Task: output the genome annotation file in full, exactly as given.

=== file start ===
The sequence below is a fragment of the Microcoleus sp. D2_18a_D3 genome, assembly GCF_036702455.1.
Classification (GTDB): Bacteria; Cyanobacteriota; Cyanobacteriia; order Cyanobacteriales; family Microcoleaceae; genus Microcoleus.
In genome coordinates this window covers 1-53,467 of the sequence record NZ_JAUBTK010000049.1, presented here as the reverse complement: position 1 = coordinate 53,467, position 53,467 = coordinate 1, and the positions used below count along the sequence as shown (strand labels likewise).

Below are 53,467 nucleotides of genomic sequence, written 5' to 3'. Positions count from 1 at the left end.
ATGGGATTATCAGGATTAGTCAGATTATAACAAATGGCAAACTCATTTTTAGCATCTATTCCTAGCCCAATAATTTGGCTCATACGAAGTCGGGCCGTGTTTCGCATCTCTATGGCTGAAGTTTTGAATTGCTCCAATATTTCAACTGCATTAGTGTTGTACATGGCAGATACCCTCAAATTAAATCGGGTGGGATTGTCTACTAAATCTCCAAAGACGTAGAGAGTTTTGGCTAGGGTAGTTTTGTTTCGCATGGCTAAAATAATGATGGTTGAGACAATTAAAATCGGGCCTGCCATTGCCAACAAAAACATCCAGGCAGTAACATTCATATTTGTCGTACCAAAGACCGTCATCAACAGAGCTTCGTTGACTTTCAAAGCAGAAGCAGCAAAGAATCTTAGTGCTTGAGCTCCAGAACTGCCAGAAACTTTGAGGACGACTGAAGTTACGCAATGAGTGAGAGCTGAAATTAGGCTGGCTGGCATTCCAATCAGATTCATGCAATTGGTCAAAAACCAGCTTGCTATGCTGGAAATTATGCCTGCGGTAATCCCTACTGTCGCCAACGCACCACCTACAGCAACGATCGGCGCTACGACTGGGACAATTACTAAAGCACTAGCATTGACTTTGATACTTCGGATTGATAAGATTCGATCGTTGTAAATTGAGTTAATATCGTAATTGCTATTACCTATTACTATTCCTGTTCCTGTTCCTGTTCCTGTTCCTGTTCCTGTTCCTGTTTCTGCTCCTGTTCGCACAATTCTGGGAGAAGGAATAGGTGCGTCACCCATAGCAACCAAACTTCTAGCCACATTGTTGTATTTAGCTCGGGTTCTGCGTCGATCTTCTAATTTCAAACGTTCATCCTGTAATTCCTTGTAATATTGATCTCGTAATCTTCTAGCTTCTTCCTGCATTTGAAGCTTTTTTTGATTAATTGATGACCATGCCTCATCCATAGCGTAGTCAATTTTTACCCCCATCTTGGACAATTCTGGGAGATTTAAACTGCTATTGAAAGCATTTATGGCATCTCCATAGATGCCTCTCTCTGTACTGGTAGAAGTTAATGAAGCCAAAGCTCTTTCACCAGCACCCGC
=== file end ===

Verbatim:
The sequence below is a fragment of the Microcoleus sp. D2_18a_D3 genome, assembly GCF_036702455.1.
Classification (GTDB): Bacteria; Cyanobacteriota; Cyanobacteriia; order Cyanobacteriales; family Microcoleaceae; genus Microcoleus.
In genome coordinates this window covers 1-53,467 of the sequence record NZ_JAUBTK010000049.1, presented here as the reverse complement: position 1 = coordinate 53,467, position 53,467 = coordinate 1, and the positions used below count along the sequence as shown (strand labels likewise).

Below are 53,467 nucleotides of genomic sequence, written 5' to 3'. Positions count from 1 at the left end.
ATGGGATTATCAGGATTAGTCAGATTATAACAAATGGCAAACTCATTTTTAGCATCTATTCCTAGCCCAATAATTTGGCTCATACGAAGTCGGGCCGTGTTTCGCATCTCTATGGCTGAAGTTTTGAATTGCTCCAATATTTCAACTGCATTAGTGTTGTACATGGCAGATACCCTCAAATTAAATCGGGTGGGATTGTCTACTAAATCTCCAAAGACGTAGAGAGTTTTGGCTAGGGTAGTTTTGTTTCGCATGGCTAAAATAATGATGGTTGAGACAATTAAAATCGGGCCTGCCATTGCCAACAAAAACATCCAGGCAGTAACATTCATATTTGTCGTACCAAAGACCGTCATCAACAGAGCTTCGTTGACTTTCAAAGCAGAAGCAGCAAAGAATCTTAGTGCTTGAGCTCCAGAACTGCCAGAAACTTTGAGGACGACTGAAGTTACGCAATGAGTGAGAGCTGAAATTAGGCTGGCTGGCATTCCAATCAGATTCATGCAATTGGTCAAAAACCAGCTTGCTATGCTGGAAATTATGCCTGCGGTAATCCCTACTGTCGCCAACGCACCACCTACAGCAACGATCGGCGCTACGACTGGGACAATTACTAAAGCACTAGCATTGACTTTGATACTTCGGATTGATAAGATTCGATCGTTGTAAATTGAGTTAATATCGTAATTGCTATTACCTATTACTATTCCTGTTCCTGTTCCTGTTCCTGTTCCTGTTCCTGTTCCTGTTTCTGCTCCTGTTCGCACAATTCTGGGAGAAGGAATAGGTGCGTCACCCATAGCAACCAAACTTCTAGCCACATTGTTGTATTTAGCTCGGGTTCTGCGTCGATCTTCTAATTTCAAACGTTCATCCTGTAATTCCTTGTAATATTGATCTCGTAATCTTCTAGCTTCTTCCTGCATTTGAAGCTTTTTTTGATTAATTGATGACCATGCCTCATCCATAGCGTAGTCAATTTTTACCCCCATCTTGGACAATTCTGGGAGATTTAAACTGCTATTGAAAGCATTTATGGCATCTCCATAGATGCCTCTCTCTGTACTGGTAGAAGTTAATGAAGCCAAAGCTCTTTCACCAGCACCCGC